BMW recently unveiled a lavish facelift for the cars in the 3-series range that feature only two doors – the coupe and convertible, that is.
Actually, scratch that, they played about a bit with the bumpers and tweaked a few other bits that you won’t notice and that’s pretty much it for the visual changes really. Not much of a facelift, you might say, but in typical BMW fashion, the big changes in this facelift were behind the face.
Yep, a bunch of new and revised petrol and diesel engines that feature various arrangements of turbos all bundled into the TwinPower name, and all boasting increases in power along with reductions in both fuel consumption and emission outputs.
While the 3-litre turbo petrol straight six is rather spectacular, the wonderfully silly (in a performance sense, that is) turbo diesel engines are rapidly become the highlight engines in the BMW range, and the BMW coupe you see here came with the rather wonderful 3-litre unit under the bonnet.
The 330d coupe comes standard with a leather interior, high beam assist, bluetooth, steering wheel-mounted shift paddles, sat nav, 180kW, 520Nm, a 0-100 time of 6.1 seconds and ridiculously low fuel consumption of 6.2L/100km…
Whoever selected the spec of our test example did it a huge favour by ticking the box marked “delete sports suspension” and removed the teeth-shatteringly hard option from its list of features. That means that this particular 330d coupe not only still handles spectacularly (it is, after all, a BMW, with or without sports suspension…) it also has a decently complaint ride that won’t realign your spine after a long drive.
Speaking of a long drive… while the 330d is quite capable of turning heads and is quite comfortable posing in front of your favourite cafe in town, it is out on the road where any BMW comes into its own. Preferably a tight, winding, utterly deserted road.
The 330d belts off the line with remarkable aggression, the traction control prodded fully into life as soon as the massive tidal wave of torque is dumped into the drivetrain. Even with the full force of BMW’s clever computers reigning things in, the tyres still let out a startled shriek when the torque arrives and pushes you back in your seat.
And the acceleration is just as startling at pretty much any speed too – no matter how fast you are going, simply push down on the throttle and the 330d instantly goes faster. And despite all this mental pace, the 330d returns quite remarkable fuel consumption – a good week of being alternately in heavy traffic around town and like it had been stolen on the open road saw the 330d sitting at around 7.9L/100km. “Normal” driving returns 6’s easily, but then who would drive this normally?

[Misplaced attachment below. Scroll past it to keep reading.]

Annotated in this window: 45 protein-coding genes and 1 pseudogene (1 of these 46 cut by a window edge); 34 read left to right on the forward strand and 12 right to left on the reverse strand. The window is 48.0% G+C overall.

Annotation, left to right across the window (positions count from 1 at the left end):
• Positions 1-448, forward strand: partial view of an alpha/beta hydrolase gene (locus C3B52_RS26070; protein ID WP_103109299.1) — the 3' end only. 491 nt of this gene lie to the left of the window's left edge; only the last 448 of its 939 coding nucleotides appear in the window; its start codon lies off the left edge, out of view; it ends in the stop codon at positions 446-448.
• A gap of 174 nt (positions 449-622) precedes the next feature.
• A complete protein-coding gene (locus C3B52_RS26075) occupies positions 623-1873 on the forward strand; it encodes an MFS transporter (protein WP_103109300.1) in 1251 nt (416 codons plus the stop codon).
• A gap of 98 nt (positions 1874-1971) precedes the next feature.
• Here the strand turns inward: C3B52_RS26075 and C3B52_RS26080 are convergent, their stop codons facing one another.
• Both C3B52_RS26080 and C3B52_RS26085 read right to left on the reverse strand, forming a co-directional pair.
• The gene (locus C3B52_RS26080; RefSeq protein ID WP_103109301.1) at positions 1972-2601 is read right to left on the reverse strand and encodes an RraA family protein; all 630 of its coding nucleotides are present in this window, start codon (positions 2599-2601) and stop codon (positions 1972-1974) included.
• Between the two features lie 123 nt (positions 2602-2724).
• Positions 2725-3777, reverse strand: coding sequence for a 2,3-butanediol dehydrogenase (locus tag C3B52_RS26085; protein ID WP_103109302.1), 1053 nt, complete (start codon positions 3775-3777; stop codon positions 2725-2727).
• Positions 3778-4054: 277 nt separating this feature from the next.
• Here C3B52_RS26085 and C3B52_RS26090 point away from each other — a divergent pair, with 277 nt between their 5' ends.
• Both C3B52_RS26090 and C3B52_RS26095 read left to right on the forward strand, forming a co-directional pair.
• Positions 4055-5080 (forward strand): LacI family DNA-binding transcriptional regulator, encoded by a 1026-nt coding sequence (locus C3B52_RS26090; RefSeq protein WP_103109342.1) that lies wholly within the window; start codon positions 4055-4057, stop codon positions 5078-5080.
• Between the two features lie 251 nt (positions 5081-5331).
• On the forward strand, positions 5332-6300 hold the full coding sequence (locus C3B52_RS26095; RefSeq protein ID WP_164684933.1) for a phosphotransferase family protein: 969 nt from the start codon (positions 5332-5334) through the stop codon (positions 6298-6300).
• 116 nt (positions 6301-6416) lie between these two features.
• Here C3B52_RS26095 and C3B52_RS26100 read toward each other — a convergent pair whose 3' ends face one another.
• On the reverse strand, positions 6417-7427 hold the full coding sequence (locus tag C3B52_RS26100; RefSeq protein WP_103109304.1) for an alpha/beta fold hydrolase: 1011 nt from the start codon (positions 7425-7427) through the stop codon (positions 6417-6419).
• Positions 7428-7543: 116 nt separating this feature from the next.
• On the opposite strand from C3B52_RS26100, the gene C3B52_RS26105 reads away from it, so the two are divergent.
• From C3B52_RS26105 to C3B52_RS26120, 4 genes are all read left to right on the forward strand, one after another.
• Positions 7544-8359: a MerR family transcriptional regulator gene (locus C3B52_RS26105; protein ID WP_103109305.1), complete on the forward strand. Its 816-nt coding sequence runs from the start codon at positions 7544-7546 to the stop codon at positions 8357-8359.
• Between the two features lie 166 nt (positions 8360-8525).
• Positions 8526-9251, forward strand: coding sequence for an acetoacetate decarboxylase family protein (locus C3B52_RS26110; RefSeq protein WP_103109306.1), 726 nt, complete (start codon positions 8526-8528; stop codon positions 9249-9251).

Power out of a corner and you can feel the rear end struggling with the brawny engine’s desire to separate it from the road in the most wonderfully tactile way – through the seat of your pants. The electronics may well be there to sort it out for you, but the 330d is so incredibly communicative that you know what is happening at all times anyway.
It is actually here that the 330d’s only slight weakness appears. It is so slight, in fact, that I even hesitate to bring it up for fear of coming across as a typical, ultra-picky, cliched motoring journalist: the steering – while being surgically precise – and brakes – while being brutally effective – seem to lack slightly in feel, coming across as fractionally artificial and over-assisted.
It’s certainly nothing that would be a deal-breaker, more of an ever-so-subtle hint that this car could actually be even better than it currently is.
Which is really only a minor, momentary  “what if” blip in what is a startling good car really.

This article first appeared in New Zealand Company Vehicle magazine.

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